The above mentioned event requires even greater vigilance and the need to supervise and separate IT systems that supervise the operation of the transmission network, which is important for the European power system ENTSO-E, to which the Ukrainian transmission network was connected a few months ago. Thus, Ukraine, not yet a member of the EU, is already a real participant in the operation of the European transmission network in the field of energy, and any possible serious disruption resulting from military operations may affect the stability of the entire ENTSO-E system.
Can military operations on the premises of the Zaporozhye NPP be a threat to nuclear safety?
There is no doubt that the most dangerous are hostilities, which are far from the safety procedures that should be followed in the operation of high-power nuclear reactors. As can be seen from the IAEA inspection reports at the Zaporozhye power plant, fire from small arms and even heavy weapon did not cause critical damage to the operation of the reactors.
There is no doubt that the most dangerous are hostilities, which are far from the safety procedures that should be followed in the operation of high-power nuclear reactors. The structure of the reactor mantle could be unsealed after it was damaged by a large air bomb or a large-caliber rocket precisely aimed at the reactor island at the Zaporozhye NPP. The reinforced concrete structure of the reactor island is not easy to cross, which does not mean that such an event cannot be completely possible. If, however, as a result of an irresponsible attack by aggressors on the reactor part, a leak of steam occurred from the boiling part of the reactor, the potential radiation contamination would reach both the attackers and the attacked. The amount of steam from the primary cycle is several hundred tons of steam produced per hour. Such a “weapon” would work both ways, without the possibility of counteracting its effects. Such an event could have, due to the strength and direction of winds, the range of possible radiation contamination, an effect wider than just locally on the site of the power plant. As mentioned earlier, in such a case, the reactor operation would be turned off automatically, and if there was any damage to the active cooling systems, then passive systems would be activated, capable of cooling the reactor for up to 72 hours. The reactor would then be flooded with water from the emergency tanks as dictated by the stress test procedures. Emergency work procedures were introduced after the experience of failures at the Fukushima power plant. The potential failure described here, resulting from irresponsible military actions of the aggressor, could have rather limited and local radiation effects as a result of the operation of preventive systems.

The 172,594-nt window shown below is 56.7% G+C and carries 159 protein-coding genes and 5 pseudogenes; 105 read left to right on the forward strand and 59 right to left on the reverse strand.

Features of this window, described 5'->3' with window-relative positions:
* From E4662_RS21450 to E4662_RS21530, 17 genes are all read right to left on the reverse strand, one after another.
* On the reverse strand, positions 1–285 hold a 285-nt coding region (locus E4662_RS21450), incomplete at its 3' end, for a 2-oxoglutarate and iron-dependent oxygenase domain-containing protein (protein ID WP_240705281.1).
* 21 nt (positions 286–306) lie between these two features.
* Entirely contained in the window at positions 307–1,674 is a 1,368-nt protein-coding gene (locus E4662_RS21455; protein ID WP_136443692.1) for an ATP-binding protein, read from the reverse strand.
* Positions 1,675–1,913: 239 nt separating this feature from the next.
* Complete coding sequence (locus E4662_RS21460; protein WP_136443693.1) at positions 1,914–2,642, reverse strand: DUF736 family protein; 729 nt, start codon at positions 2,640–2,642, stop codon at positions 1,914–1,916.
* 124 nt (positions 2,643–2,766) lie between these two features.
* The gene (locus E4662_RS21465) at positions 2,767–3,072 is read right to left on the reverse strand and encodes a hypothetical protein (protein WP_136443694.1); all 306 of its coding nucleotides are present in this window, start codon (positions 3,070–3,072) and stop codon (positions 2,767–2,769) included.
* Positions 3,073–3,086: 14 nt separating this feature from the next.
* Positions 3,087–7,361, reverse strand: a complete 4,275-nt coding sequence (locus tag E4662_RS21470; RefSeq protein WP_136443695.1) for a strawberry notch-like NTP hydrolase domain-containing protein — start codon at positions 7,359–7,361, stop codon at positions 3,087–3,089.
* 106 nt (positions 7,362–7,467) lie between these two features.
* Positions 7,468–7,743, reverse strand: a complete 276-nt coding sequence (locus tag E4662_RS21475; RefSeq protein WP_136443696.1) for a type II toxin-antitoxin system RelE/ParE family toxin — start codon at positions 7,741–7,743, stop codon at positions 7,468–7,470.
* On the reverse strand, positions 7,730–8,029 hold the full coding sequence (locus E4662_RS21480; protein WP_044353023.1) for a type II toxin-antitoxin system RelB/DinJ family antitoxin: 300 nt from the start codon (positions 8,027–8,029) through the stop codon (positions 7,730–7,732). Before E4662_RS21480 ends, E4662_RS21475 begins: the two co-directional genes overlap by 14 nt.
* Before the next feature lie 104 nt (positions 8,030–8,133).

A similar approach should be given to a possible attack on spent fuel landfills on the premises of the Zaporozhye power plant. In this case, even a leak of cooling water from the tanks cooling down concrete containers with used fuel will not cause global threats, and at most local and relatively easy to control threats, without the need to evacuate the population from the areas adjacent to the power plant.
Other safety risks resulting from irresponsible military actions at the Zaporozhye power plant are those that can damage high-temperature and high-pressure secondary steam circuits. These are steam generators, live steam pipelines, steam valves and a steam turbine – such damage could potentially be a threat to the working crew serving the turbine part of the power plant. Of course, the protection automatics then switched off the reactor part from operation in emergency mode. Potential hazard would only concern the working crew present in this space of steam leakage.